General warns of Taliban-IS threat

He said “many thousands” of Western troops would be needed to train ground forces to take on and defeat IS in Iraq and Syria.

General warns of Taliban-IS threat

General warns of Taliban-IS threat

General Lord Richards of Herstmonceux

Hard-line Taliban fighters from Afghanistan could join forces with Islamic State (IS) militants, a former head of the armed forces has warned.

General Lord Richards of Herstmonceux said air strikes alone would not be enough to defeat IS as the RAF announced the latest action by Tornado jets in Iraq.

He said “many thousands” of Western troops would be needed to train ground forces to take on and defeat IS in Iraq and Syria.

And he warned against shifting the focus away from Afghanistan, where there was a danger that the Taliban could form links with IS in support of their goal of establishing a caliphate.

In the latest British military engagement, two RAF Tornado jets used Paveway guided bombs to attack IS forces who were firing on Iraqi troops from a building near Ramadi.

The planes, operating out of Akrotiri, Cyprus, resumed sorties in support of local ground forces in Iraq after a pause in respect of the Muslim holiday of Eid.

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Tornado Jets

But in a sign that allied air strikes had not deterred them from seeking further territory, IS militants have targeted the Syrian town of Kobani, close to the border with Turkey.

Kurdish forces claimed to have repelled an offensive by IS yesterday, but reports suggested that a fresh assault had been launched by the militants and their black flag has been raised above a building in the town.

Lord Richards told BBC Radio 4’s The World At One that the battle against IS could not be won from the air, and warned that it could be too late to intervene to protect Kobani.

He said air strikes can “write down or reduce the combat effectiveness of an enemy” but “they learn how to respond to that, they become cleverer in their tactics”.

He continued: “U ltimately you have to seize and hold ground yourself to deny them the ability to operate.

“Only an army, or armies, can do that.”

Asked whether Kobani would fall, he said: ” The thing is, if that’s going to happen, it’s going to happen. It’s too late now to inject well-trained armies, whether local or indeed whether they are reinforced by Western troops.

“So one has to stand back and take a more strategic view and look at how you are going to actually confront Isis over many months, if not years.”

He said the Western allies, including US president Barack Obama and Prime Minister David Cameron, had the “bare bones of a perfectly good strategy”, training local ground forces such as the Iraqi army and Kurdish Peshmerga to combat IS.

But he added: ” What I am a little bit concerned about is the scale of the challenge is not being met by the scale of the response required.”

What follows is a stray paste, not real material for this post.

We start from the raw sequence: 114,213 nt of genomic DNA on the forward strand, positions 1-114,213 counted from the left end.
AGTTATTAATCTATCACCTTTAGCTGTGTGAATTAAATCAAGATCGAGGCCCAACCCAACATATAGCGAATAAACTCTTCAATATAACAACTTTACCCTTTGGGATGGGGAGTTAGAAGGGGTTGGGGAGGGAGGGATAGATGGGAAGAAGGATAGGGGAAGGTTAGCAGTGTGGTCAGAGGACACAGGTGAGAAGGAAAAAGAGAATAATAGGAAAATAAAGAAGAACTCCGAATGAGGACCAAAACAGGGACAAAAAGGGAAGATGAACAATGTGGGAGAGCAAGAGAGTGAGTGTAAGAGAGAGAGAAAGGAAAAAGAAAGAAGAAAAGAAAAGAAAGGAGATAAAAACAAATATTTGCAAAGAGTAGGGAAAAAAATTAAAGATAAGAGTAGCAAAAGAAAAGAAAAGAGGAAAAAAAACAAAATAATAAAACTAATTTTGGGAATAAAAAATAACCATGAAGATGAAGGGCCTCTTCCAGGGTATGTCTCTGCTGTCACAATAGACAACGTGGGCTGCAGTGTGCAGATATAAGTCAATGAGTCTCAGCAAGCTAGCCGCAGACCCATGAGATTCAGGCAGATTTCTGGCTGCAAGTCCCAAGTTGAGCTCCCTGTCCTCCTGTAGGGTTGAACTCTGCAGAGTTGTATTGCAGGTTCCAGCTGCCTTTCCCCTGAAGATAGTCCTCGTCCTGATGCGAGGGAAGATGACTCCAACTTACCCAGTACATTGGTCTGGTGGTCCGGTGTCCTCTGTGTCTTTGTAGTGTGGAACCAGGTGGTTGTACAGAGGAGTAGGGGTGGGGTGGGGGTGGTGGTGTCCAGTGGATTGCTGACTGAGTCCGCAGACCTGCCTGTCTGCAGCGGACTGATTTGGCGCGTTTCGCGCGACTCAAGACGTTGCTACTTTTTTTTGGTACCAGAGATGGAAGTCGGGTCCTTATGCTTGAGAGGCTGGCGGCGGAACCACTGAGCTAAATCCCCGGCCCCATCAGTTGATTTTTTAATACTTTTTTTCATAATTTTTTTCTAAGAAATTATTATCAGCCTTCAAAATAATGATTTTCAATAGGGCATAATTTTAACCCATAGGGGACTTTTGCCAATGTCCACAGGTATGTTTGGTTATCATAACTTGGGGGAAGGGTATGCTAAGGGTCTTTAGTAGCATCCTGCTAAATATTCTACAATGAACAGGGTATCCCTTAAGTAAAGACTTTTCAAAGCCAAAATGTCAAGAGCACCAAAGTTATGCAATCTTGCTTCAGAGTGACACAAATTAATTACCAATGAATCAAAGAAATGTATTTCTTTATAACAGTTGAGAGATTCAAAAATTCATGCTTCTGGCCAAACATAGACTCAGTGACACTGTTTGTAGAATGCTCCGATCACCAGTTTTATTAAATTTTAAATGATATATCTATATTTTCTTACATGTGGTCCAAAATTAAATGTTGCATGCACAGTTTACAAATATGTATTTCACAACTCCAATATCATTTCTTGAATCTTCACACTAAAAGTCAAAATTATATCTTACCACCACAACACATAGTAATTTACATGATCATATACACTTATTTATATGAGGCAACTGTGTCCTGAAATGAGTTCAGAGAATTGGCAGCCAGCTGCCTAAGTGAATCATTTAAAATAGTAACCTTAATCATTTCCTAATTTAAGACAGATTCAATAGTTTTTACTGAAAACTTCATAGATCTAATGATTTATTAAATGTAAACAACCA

To defeat IS, Lord Richards said: “Many thousands of Western and other allied troops will need to be involved in the process of raising and training and ultimately mentoring them as they go into battle.”

Lord Richards insisted that the rise of IS – also known as Isil or Isis – in the Middle East should not be seen as a separate issue to Afghanistan.

He said it is “important that Afghanistan is seen as part of the solution to the so-called Islamic caliphate, and Isis”.

The former chief of the defence staff said: “We have heard very hard-line Taliban talk about the prospects of joining the caliphate while others are talking peace, so this is not a united organisation and it never has been.”General warns of Taliban-IS threat002

The prospect of Taliban extremists joining up with IS was a “risk that we have to be well aware of” and political leaders needed to understand the threat.

“My worry is that those leaders don’t understand the scale of the response required, a key part of which is that we continue to look after, as necessary, and train and mentor the Afghan armed forces,” he said.

Lord Richards compared the militant threat to a balloon, where “you press one bit and it rises in another”.

“We need to continue to keep the pressure on these groups wherever they may come up and Afghanistan, after all we have done and been through, has got to be one of those places,” he said.

“My take is that we could do a little bit more in Afghanistan than I think we are planning to do.”

The US has taken part in air strikes against IS positions in Syria, but the British military effort has so far been confined to Iraq.

Leaders of the Kurdish resistance in Kobani have warned that air power was having a limited impact on the IS advances.

Idris Nassan, a senior spokesman for Kurdish fighters, told the Guardian: “A ir strikes alone are really not enough to defeat IS in Kobani.

“They are besieging the city on three sides, and fighter jets simply cannot hit each and every Isis fighter on the ground.”

Deputy Prime Minister Nick Clegg signalled he would be prepared to support British air strikes in Syria if the situation on the ground becomes less “chaotic”.

But he told ITV’s Good Morning Britain: “Additional air strikes in Syria will only have limited effect unless we can make sure that the forces we’re supporting in Syria really can make progress on the ground.”

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